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Al Lopez

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{{MLB HoF}}
 
{{MLB HoF}}
Lopez' largest contributions to the sport began in [[1951]], when he became the manager of the [[Cleveland Indians]], a position he would hold until [[1956]]. In [[1954]], the Indians won a then [[American League]] record 111 games (since broken by the [[1998]] [[New York Yankees]] and [[2001]] [[Seattle Mariners]]). In every other season he spent with the team, the Indians finished second to the Yankees. According to [[Hank Greenberg]]'s autobiography (Greenberg was GM during Lopez' tenure with Cleveland). Lopez' resignation after the 1956 season was forced by Greenberg and the Cleveland stockholders.
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Lopez' largest contributions to the sport began in [[1951]], when he became the manager of the [[Cleveland Indians]], a position he would hold until [[1956]]. In [[1954]], the Indians won a then [[American League]] record 111 games (since broken by the [[1998]] [[New York Yankees]] and [[2001]] [[Seattle Mariners]]). In every other season he spent with the team, the Indians finished second to the Yankees.
   
 
Lopez moved on to manage the [[Chicago White Sox]] in [[1957]] and carried his success over to his new team. As White Sox manager until [[1965]], he never had a losing season. The White Sox won the American League pennant in [[1959 World Series|1959]] and finished in second place five times, never posting fewer than 82 victories. His 1954 and 1959 teams were the only non-Yankee clubs to win the AL pennant between [[1949]] and [[1964]].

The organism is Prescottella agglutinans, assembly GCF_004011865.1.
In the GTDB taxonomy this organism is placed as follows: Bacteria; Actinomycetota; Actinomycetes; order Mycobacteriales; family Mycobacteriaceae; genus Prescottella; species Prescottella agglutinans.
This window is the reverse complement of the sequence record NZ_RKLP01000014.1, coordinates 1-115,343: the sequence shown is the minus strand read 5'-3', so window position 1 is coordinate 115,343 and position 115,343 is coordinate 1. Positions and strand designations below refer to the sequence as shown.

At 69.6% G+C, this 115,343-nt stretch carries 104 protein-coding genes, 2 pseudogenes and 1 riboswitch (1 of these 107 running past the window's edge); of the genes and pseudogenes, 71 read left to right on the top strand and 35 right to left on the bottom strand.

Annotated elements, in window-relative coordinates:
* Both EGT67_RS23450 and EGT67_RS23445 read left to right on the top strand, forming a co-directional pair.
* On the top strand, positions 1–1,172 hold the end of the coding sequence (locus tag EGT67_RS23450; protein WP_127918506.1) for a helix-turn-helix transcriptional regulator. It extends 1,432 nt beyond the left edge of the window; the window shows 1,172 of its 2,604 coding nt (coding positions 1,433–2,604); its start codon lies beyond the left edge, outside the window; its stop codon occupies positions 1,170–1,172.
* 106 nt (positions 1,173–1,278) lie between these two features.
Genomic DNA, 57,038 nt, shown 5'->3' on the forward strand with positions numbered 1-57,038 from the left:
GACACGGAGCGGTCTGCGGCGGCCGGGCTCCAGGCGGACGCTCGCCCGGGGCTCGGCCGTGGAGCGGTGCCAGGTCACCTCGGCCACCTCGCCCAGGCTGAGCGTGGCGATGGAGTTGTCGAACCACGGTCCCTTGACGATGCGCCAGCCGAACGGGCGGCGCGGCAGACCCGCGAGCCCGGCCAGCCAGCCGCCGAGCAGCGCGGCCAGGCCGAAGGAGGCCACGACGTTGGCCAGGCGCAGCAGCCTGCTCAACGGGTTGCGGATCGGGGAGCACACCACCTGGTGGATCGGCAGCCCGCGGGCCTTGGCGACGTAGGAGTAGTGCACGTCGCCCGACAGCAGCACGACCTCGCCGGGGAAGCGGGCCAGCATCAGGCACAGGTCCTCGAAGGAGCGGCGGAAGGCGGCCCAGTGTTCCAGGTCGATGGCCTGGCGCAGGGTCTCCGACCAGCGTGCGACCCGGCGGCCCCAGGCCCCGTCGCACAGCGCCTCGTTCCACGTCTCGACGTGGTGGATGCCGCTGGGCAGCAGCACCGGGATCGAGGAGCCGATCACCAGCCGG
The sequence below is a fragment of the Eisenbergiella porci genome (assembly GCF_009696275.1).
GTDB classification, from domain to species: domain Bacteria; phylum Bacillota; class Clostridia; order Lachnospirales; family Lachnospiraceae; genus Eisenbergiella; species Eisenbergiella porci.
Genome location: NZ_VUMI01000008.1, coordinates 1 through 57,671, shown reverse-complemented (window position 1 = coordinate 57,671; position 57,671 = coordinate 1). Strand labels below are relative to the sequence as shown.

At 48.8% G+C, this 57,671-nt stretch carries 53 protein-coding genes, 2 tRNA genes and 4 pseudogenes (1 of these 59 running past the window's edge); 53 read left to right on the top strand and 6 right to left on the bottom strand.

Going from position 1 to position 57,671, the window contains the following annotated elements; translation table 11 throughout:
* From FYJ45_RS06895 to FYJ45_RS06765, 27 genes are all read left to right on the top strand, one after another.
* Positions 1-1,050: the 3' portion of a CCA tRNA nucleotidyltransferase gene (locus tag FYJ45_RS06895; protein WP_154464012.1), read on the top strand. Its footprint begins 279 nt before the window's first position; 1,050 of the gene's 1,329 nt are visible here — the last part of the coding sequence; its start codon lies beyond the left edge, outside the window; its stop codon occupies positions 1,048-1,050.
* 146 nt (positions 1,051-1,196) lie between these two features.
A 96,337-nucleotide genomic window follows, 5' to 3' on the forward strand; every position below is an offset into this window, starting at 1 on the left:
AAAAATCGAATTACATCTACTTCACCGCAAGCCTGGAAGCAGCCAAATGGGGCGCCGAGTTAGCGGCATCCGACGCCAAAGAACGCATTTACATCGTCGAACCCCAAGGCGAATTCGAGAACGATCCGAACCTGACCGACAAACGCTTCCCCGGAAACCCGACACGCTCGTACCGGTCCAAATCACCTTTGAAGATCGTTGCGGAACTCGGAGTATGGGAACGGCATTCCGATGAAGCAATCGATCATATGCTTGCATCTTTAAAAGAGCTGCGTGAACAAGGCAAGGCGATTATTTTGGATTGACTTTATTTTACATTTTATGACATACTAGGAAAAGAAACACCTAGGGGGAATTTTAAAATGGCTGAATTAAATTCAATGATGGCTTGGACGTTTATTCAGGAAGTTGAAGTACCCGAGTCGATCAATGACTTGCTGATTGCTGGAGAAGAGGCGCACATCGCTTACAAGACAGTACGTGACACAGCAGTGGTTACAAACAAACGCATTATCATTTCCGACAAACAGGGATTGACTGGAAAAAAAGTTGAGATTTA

Lopez moved on to manage the [[Chicago White Sox]] in [[1957]] and carried his success over to his new team. As White Sox manager until [[1965]], he never had a losing season. The White Sox won the American League pennant in [[1959 World Series|1959]] and finished in second place five times, never posting fewer than 82 victories. His 1954 and 1959 teams were the only non-Yankee clubs to win the AL pennant between [[1949]] and [[1964]].
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Lopez briefly returned to manage 47 games in [[1968]] for the White Sox and 17 games in [[1969]], then retired. His 1410 wins ranked 11th all-time upon his retirement, and his 840 wins with the White Sox still rank second in franchise history, behind [[Jimmy Dykes]] (899).
 
Lopez briefly returned to manage 47 games in [[1968]] for the White Sox and 17 games in [[1969]], then retired. His 1410 wins ranked 11th all-time upon his retirement, and his 840 wins with the White Sox still rank second in franchise history, behind [[Jimmy Dykes]] (899).
   
Lopez was selected to the [[Baseball Hall of Fame]] in [[1977]] by the Veterans' Committee along with Joe Sewell and Amos Rusie. This marked the last time prior to 1995 that the Vets' picked more than 2 candidates in one election.
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Lopez was inducted into the [[Baseball Hall of Fame]] in [[1977]].
   
 
In [[1954]], [[Al Lopez Field]] in his hometown of Tampa was named in his honor. He was later ejected from a [[spring training]] exhibition game at that field after yelling at an umpire. The Field was razed in [[1989]], and its former location is now the south [[end zone]] of [[Raymond James Stadium]]. [[Al Lopez Park]], formerly [[Horizon Park]] north of the stadium, was renamed in his honor in [[1992]], and a statue of him was erected there.
 
In [[1954]], [[Al Lopez Field]] in his hometown of Tampa was named in his honor. He was later ejected from a [[spring training]] exhibition game at that field after yelling at an umpire. The Field was razed in [[1989]], and its former location is now the south [[end zone]] of [[Raymond James Stadium]]. [[Al Lopez Park]], formerly [[Horizon Park]] north of the stadium, was renamed in his honor in [[1992]], and a statue of him was erected there.
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